Johnson demands control orders review

By Alex Stevenson and Liz Stephens

Alan Johnson has ordered a review of control orders, but maintained the government’s support for the controversial system.

The home secretary made the announcement in a written ministerial statement to parliament.

He said national security reasons for changing the system had not changed, despite the law lords ruling earlier this year that control orders – used to limit terror suspects’ freedom without actually detaining them – are illegal.

However, the Home Office played down the reports of a wholesale review, telling that the home secretary had only “asked for a second opinion”.

There are 15 imposed on terror suspects at present, nine of which are on British citizens. The government had pledged to fight each case on their own merits but last week was forced to concede that in one case, that of a Libyan national known as AF, they would rather release the suspect than reveal intelligence to courts.

Mr Johnson said he had asked Lord Carlile of Berriew to “review the impact of the House of Lords judgment and to advise me as to whether the assessment that the regime remains viable is right”.

His findings will be published early next year. The high court’s consideration of further control order cases in the coming months will ‘inform’ the review, Mr Johnson added.

The law lords ruled that control orders may only be continued where defendants are told enough about the case against them to give them effective instructions to their legal representatives.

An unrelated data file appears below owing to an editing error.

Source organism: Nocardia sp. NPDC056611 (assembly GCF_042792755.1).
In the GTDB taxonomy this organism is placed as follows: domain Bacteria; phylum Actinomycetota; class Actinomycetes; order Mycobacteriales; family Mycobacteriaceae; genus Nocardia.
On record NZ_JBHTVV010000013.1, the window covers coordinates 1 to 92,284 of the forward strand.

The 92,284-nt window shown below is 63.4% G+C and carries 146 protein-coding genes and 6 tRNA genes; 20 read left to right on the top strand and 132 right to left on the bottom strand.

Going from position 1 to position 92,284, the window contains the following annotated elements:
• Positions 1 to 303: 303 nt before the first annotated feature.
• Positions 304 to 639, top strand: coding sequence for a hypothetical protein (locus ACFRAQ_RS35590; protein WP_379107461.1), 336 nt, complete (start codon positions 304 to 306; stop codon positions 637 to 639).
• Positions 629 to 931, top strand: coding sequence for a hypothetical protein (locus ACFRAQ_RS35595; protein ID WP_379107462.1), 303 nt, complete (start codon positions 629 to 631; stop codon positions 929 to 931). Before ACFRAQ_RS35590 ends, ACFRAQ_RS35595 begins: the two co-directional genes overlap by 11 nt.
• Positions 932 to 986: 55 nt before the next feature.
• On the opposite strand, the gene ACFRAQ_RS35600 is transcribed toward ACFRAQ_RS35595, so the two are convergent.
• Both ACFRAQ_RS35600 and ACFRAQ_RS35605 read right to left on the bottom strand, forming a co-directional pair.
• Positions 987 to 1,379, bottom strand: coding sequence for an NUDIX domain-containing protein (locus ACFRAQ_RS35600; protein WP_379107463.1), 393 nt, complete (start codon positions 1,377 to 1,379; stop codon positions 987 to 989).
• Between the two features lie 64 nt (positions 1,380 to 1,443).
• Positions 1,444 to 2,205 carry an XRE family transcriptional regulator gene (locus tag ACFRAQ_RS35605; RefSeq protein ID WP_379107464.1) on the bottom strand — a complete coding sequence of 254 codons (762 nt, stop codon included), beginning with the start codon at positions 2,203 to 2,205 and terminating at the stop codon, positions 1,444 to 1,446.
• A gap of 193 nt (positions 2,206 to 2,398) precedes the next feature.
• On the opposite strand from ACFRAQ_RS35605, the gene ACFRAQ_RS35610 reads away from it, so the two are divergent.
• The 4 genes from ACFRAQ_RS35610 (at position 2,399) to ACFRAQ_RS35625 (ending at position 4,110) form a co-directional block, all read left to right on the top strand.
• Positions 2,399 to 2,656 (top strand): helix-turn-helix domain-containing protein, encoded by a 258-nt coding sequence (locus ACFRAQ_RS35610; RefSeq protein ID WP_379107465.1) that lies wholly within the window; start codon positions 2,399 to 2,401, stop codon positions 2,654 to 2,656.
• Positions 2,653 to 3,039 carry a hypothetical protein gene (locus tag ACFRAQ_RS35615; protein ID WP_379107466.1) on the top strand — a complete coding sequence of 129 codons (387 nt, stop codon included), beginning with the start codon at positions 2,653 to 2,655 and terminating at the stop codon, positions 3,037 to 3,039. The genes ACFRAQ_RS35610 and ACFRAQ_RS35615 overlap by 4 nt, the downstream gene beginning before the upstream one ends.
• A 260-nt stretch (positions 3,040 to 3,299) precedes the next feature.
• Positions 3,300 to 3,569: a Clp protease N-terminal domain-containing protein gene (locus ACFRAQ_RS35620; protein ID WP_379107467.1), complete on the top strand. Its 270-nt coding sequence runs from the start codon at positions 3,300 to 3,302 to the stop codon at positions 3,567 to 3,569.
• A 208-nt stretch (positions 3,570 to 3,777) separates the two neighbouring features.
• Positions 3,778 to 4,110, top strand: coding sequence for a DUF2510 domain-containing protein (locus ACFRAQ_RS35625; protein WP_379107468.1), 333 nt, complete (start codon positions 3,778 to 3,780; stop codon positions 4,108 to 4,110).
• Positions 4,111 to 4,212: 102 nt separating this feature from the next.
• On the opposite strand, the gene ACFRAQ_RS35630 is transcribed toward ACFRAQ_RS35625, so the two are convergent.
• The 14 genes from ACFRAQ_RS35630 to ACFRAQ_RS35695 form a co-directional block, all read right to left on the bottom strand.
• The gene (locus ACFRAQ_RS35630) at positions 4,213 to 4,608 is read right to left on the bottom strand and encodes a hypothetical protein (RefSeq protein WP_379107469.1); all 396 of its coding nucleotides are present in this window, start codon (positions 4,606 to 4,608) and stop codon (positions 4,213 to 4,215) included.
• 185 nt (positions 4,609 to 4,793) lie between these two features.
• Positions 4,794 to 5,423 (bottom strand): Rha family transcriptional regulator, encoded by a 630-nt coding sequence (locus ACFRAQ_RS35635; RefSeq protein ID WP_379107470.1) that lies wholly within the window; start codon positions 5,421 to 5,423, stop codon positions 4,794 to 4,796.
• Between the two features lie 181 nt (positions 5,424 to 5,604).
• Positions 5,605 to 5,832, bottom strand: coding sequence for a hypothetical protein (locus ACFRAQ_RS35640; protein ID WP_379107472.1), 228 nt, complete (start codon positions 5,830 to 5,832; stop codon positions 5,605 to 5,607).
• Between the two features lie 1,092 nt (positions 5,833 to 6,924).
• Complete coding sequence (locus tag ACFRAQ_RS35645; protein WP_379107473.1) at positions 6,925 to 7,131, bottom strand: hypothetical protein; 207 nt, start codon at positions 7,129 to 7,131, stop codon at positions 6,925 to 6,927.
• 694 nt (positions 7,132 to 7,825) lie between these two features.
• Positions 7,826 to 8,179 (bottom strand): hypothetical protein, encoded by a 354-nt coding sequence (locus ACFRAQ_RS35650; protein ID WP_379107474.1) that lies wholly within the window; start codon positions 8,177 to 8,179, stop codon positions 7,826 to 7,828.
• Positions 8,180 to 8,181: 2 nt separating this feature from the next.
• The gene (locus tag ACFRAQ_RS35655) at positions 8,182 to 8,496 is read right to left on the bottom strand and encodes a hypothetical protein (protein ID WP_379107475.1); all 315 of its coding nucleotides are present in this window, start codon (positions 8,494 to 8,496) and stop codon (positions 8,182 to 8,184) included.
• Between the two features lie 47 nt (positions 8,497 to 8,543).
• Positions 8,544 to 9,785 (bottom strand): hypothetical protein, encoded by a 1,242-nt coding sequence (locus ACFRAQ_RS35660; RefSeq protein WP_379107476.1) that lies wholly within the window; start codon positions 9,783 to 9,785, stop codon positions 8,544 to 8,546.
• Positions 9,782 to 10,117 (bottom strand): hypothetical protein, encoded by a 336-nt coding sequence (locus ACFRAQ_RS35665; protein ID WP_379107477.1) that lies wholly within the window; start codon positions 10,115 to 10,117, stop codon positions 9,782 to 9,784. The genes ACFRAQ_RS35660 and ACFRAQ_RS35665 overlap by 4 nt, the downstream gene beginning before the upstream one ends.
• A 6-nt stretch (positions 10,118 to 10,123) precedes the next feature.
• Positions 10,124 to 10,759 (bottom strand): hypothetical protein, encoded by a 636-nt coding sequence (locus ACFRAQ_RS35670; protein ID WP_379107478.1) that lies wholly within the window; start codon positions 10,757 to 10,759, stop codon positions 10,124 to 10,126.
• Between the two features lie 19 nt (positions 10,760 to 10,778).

However, a Home Office spokesperson told that the law lords ruling was a test case and each case would still have to be assessed on its own merits.

“The House of Lords ruling is not the kiss of death,” the spokesperson said.

In his statement, Mr Johnson said: “As the government has made clear on numerous occasions, when dealing with suspected terrorists prosecution is – and will continue to be – our preferred approach.

“Where we cannot prosecute, and the individual concerned is a foreign national, we look to detain and then deport them. For those we cannot either prosecute or deport, our assessment has been that control orders are the best available disruptive tool for managing the risk they pose.”

Liberal Democrat home affairs secretary Chris Huhne said: “The Government’s discredited and illiberal control orders scheme has been dealt so many blows by the courts that even the Home Secretary has realised the game is up.

“Control orders undermine British justice. It is simply unacceptable to restrict people’s liberty without telling them why.”

Civil liberties campaigners at Liberty said they were bitterly disappointed by Mr Johnson’s statement.

“It is very sad that the new home secretary is unprepared to correct the tragic mistakes of his predecessors,” director Shami Chakrabarti said.